During the first such ceremony that these young Americans had ever witnessed,
held on the roof of the Buddhist Lecture Hall in 1968, thirty-eight pigeons
were released. All but two flew away. Those two pigeons stayed around and became
regular participants in the activities at the Lecture Hall. The Master shed
tears as he explained that these birds had been his left-home disciples during
the Tang Dynasty (around 750 A.D.) in China.
The Master gave them the names 'Twelve Causes and Conditions' and 'Seven Bodhi Shares,' and their dispositions were quite distinct. Seven Bodhi Shares was gentle, but Twelve Causes and Conditions was impatient and would often beat her wings against the Master, who taught her with wise and gentle kindness.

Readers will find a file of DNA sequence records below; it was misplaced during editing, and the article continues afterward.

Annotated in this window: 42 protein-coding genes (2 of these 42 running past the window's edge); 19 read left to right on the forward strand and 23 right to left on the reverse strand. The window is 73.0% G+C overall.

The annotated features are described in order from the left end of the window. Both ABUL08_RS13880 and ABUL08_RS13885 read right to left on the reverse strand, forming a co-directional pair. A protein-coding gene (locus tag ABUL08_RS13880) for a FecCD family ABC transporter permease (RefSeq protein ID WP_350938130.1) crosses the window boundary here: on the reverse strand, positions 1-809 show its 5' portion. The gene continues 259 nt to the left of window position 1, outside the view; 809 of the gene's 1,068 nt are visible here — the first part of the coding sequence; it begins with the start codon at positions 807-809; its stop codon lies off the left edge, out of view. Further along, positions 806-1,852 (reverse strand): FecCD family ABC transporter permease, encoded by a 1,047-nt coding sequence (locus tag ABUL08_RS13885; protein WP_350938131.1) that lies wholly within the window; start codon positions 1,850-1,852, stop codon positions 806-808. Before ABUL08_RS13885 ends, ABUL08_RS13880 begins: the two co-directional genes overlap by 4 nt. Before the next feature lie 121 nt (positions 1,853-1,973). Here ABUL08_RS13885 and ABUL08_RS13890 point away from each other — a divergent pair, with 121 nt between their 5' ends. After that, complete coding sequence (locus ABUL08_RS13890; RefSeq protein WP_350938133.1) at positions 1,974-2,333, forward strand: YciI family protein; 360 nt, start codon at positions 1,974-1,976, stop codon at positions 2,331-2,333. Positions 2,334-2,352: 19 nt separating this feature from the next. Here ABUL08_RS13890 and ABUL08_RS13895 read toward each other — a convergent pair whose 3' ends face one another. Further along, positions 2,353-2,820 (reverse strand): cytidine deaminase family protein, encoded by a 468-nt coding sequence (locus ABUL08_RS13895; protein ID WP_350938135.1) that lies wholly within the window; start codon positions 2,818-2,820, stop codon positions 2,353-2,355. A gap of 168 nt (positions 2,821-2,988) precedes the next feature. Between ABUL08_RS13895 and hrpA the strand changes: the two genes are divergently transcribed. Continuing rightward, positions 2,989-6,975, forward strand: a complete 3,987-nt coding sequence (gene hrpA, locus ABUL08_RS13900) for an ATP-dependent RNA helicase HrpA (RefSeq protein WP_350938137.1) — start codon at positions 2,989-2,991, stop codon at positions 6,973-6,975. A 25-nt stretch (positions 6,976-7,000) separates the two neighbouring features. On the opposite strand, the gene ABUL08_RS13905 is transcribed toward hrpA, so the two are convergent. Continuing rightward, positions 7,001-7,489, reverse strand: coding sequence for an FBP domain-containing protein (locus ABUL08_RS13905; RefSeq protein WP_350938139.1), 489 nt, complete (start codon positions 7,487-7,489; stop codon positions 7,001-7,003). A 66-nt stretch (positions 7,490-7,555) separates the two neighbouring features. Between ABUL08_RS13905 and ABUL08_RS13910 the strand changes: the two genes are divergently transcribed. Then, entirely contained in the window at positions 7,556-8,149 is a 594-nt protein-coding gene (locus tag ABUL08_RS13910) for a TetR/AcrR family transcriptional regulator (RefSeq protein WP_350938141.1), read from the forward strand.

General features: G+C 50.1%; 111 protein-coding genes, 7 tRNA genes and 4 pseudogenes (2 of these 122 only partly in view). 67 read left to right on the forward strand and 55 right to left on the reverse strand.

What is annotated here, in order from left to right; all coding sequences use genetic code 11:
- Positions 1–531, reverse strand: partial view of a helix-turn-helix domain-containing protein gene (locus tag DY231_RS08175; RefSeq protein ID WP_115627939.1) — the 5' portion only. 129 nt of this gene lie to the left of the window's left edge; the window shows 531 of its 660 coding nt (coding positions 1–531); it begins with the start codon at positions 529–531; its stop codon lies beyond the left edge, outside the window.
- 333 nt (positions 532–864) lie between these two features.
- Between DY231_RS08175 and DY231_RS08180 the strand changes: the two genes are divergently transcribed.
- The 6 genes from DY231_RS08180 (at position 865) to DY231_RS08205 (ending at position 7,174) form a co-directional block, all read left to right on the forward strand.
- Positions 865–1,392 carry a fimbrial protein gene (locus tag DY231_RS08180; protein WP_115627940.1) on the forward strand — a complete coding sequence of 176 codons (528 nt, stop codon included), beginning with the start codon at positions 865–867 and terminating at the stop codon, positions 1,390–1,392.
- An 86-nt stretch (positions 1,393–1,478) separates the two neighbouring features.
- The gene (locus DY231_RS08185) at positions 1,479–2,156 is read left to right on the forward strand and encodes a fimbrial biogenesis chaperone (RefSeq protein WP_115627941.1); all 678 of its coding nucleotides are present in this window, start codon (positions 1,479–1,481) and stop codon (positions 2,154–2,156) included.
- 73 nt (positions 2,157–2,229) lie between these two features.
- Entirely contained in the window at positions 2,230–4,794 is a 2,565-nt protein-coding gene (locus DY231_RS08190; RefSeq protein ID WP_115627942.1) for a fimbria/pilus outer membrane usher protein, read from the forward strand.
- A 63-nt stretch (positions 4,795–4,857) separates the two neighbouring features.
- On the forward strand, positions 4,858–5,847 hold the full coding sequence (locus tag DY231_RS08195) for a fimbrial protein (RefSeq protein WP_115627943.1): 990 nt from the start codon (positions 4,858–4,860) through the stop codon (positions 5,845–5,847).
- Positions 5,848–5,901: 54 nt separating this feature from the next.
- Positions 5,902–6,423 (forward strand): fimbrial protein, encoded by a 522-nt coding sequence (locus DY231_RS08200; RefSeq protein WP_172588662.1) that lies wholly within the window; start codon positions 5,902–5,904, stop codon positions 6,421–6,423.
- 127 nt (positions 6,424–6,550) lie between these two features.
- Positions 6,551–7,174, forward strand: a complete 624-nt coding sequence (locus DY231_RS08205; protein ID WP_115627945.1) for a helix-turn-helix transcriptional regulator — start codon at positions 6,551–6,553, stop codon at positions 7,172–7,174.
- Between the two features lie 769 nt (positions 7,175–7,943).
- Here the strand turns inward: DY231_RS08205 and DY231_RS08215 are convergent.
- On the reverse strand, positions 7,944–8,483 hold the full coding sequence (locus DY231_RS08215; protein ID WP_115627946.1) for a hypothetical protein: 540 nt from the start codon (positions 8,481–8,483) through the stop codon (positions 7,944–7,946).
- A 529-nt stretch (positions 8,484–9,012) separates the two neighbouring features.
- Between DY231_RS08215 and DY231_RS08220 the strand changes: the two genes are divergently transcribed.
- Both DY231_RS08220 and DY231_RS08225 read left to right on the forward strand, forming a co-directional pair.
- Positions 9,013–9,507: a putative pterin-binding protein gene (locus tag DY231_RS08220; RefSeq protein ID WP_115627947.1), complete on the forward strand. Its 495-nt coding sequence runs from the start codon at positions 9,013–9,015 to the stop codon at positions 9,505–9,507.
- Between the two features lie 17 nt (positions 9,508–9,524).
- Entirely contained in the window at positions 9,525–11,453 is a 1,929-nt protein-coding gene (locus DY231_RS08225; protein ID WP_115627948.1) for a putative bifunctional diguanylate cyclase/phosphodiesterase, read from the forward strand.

Or she would fly about in a rage if she didn't get what she wanted. The
Master's wisdom and clever expedients in teaching the birds weren't lost on
his human disciples, who suffered from many of the same afflictions.
One of these afflictions was food, because many of the young American disciples, inspired by the Master's practice of taking only one meal a day, were trying to master that practice themselves.
The Master wisely directed to the birds his teaching about greed for food. He fed them from a tall glass jar filled with the best of grains. At first the jar was filled to the brim and the two birds would happily perch on the rim and peck at the grain. Gradually the amount of grain in the tall glass jar decreased until the birds had to reach far into the jar, often unceremoniously losing their balance in the process, in order to get the food. The Master, shown here feeding the birds from a nearly empty jar.
Excerpt from an article compiled by Shi Hengchi
p.44 - 46, In Memory of Ven. Master Hua, Vol. II